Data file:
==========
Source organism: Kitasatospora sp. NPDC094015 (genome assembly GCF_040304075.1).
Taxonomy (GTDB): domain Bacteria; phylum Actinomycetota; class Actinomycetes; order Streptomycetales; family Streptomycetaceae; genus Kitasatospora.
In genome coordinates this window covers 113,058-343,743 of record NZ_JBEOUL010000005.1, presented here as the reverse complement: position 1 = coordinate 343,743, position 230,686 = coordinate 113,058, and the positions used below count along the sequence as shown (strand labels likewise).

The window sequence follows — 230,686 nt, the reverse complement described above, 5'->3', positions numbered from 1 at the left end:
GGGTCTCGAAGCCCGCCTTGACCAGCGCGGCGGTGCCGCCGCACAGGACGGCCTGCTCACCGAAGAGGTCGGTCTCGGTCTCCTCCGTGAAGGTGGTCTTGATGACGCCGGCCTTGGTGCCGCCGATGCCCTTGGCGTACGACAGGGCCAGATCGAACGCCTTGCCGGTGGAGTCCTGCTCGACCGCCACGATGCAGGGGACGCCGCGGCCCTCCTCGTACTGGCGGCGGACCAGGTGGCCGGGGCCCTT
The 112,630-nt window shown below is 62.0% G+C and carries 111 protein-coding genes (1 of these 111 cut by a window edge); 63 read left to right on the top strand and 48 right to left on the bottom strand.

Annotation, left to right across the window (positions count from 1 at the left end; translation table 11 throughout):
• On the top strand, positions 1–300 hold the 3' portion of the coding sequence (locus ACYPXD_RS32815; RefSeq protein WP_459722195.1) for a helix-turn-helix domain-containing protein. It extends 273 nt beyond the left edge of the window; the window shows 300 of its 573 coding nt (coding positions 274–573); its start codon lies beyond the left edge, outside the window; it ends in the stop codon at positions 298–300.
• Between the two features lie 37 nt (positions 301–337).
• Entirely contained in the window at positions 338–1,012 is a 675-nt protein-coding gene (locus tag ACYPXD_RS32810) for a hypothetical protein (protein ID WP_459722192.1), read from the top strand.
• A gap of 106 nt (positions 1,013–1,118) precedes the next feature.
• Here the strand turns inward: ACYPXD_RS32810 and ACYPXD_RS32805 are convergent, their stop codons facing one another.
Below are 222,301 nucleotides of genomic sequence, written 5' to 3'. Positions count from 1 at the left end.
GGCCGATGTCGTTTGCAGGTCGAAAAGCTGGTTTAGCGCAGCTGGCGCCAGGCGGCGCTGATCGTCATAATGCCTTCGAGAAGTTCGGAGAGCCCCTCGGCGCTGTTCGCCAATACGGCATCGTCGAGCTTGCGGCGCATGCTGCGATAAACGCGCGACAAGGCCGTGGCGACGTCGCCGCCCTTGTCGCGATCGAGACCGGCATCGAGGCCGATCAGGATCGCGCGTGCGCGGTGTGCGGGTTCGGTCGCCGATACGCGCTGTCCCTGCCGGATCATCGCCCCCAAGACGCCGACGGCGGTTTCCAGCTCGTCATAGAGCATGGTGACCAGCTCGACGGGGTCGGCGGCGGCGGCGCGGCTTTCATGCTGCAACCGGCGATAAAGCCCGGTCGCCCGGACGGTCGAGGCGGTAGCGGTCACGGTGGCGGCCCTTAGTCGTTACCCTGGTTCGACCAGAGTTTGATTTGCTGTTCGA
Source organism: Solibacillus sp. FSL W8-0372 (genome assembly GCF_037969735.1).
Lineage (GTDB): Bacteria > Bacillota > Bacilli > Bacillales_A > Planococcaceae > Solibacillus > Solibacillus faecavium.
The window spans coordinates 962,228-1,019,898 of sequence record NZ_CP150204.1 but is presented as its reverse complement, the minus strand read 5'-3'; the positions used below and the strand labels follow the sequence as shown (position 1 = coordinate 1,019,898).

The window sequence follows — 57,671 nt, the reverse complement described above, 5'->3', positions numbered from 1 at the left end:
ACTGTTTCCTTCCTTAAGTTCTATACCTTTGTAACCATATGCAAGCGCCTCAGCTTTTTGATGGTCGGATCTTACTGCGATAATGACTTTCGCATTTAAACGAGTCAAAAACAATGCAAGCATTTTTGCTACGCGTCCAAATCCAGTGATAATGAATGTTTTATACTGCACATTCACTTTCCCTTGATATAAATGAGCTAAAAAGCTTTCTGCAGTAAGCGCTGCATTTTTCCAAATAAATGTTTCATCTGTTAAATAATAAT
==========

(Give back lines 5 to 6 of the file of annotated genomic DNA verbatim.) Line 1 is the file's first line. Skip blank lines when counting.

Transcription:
GGGTCTCGAAGCCCGCCTTGACCAGCGCGGCGGTGCCGCCGCACAGGACGGCCTGCTCACCGAAGAGGTCGGTCTCGGTCTCCTCCGTGAAGGTGGTCTTGATGACGCCGGCCTTGGTGCCGCCGATGCCCTTGGCGTACGACAGGGCCAGATCGAACGCCTTGCCGGTGGAGTCCTGCTCGACCGCCACGATGCAGGGGACGCCGCGGCCCTCCTCGTACTGGCGGCGGACCAGGTGGCCGGGGCCCTT
The 112,630-nt window shown below is 62.0% G+C and carries 111 protein-coding genes (1 of these 111 cut by a window edge); 63 read left to right on the top strand and 48 right to left on the bottom strand.